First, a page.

Cautions to Women, Respecting the State of Pregnancy: The Progress of Labour and Delivery - Primary Source Edition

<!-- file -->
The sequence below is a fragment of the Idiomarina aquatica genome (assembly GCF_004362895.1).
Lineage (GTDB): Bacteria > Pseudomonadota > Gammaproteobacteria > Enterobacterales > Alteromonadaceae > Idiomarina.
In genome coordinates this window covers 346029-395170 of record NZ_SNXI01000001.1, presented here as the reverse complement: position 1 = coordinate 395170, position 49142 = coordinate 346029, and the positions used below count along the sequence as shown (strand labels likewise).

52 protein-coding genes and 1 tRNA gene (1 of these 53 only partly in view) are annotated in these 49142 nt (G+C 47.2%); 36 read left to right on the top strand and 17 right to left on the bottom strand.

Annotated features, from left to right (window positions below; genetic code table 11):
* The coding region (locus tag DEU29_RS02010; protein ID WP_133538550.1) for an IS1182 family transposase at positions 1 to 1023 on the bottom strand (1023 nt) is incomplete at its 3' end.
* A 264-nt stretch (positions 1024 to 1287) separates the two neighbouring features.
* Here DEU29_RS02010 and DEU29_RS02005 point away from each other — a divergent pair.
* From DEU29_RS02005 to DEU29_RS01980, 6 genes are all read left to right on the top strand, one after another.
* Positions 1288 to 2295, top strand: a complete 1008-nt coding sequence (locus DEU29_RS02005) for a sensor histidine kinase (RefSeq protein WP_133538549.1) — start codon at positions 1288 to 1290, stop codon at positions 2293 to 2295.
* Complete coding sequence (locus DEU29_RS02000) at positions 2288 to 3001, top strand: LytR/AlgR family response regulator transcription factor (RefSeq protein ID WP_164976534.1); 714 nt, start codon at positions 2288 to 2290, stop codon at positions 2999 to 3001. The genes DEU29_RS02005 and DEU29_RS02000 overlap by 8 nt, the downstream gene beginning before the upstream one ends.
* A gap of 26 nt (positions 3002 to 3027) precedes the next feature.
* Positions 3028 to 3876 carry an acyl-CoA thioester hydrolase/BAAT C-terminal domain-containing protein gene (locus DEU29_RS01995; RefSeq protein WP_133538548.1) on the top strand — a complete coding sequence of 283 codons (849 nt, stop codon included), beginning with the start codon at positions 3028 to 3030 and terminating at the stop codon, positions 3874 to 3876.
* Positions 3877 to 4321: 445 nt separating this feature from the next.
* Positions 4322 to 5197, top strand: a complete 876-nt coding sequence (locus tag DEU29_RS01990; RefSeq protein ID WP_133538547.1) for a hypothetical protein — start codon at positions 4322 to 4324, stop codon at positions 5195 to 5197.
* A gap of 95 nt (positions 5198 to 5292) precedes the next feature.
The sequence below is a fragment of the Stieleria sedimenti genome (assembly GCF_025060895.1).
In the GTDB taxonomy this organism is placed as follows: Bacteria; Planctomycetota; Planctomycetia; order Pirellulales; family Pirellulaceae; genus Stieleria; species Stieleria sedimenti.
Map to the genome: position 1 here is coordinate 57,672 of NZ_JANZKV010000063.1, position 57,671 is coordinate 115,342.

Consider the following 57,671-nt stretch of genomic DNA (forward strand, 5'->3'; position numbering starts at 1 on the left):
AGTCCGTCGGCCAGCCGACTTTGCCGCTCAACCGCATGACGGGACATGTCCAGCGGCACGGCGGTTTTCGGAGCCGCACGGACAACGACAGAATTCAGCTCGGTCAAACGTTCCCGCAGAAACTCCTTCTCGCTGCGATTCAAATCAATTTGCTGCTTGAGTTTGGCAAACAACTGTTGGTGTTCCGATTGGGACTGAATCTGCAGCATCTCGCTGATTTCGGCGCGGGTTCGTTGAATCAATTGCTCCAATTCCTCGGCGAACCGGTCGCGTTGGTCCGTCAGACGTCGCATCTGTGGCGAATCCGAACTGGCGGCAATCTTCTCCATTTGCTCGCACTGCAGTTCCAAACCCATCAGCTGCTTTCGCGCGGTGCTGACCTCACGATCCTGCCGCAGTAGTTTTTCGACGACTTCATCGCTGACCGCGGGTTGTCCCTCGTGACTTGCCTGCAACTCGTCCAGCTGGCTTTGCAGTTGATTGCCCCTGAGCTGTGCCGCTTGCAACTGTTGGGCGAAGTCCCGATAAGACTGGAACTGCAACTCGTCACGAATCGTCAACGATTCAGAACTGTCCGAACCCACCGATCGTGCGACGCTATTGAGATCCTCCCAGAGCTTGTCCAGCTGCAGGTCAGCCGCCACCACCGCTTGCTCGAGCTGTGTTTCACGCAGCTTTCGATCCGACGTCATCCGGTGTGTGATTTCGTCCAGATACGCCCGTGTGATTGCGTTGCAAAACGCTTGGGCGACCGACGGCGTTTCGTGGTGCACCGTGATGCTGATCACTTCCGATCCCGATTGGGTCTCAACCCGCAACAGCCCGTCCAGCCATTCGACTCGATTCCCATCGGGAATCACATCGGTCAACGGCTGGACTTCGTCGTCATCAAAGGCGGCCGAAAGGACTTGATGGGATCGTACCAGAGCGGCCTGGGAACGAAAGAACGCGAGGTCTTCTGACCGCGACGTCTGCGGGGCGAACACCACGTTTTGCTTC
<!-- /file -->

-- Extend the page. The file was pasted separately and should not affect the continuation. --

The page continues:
This historic book may have numerous typos and missing text. Purchasers can download a free scanned copy of the original book (without typos) from ... Show synopsis This historic book may have numerous typos and missing text. Purchasers can download a free scanned copy of the original book (without typos) from the publisher. Not indexed. Not illustrated. 1798 Excerpt: ... N 3 cerate. cerate, when judiciously applied, have rarely done any good: and, in respect, to the latter, the cups, &c. I have observed, that whatever inclofes them from the air, and keeps them constantly hot, or moist, generally renders them worse. I believe their soreness is best prevented, by putting the infant early to. the breast, first removing any impediment, which the fr num under the tongue may happen to occasion, to its fucking with freedom. This can be removed without the least difficulty, or inconvenience at any. time--but of. this more hereafter. When women do not intend to suckle, they commonly inquire what is to be done, to repel or dry up the milk, because they are apt to imagine, that, there will be a determinate, and regular, flow of it to the breasts, as though it were to come from a reservoir. But as. the secretion of milk depends upon a flow a slow of blood to the breasts, this, should not be excited by handling, or squeezing, and, still less, by drawing, the breast, or by any thing, which will give nature the idea, that there is a child to suckle. Such treatmentwill produce nearly the fame effects upon the breast, as the fucking of the child. While, on the contrary, if nothing is done, nature will, with ease and fasety, dispense with the function. She is soon made. sensible, that the blood determined to them is not wanted, and there will therefore b, e very little further, effort made, on her part, to continue it, and it will, in the course of a short time, a day or two at farthest, cease of itself. There is the fame objection against the use of fomentations, plaisters, and the various stimulating, and drying applications, so often had recourse to, such as brandy, spirits of wine with camphire, &c. They all, more or less, p..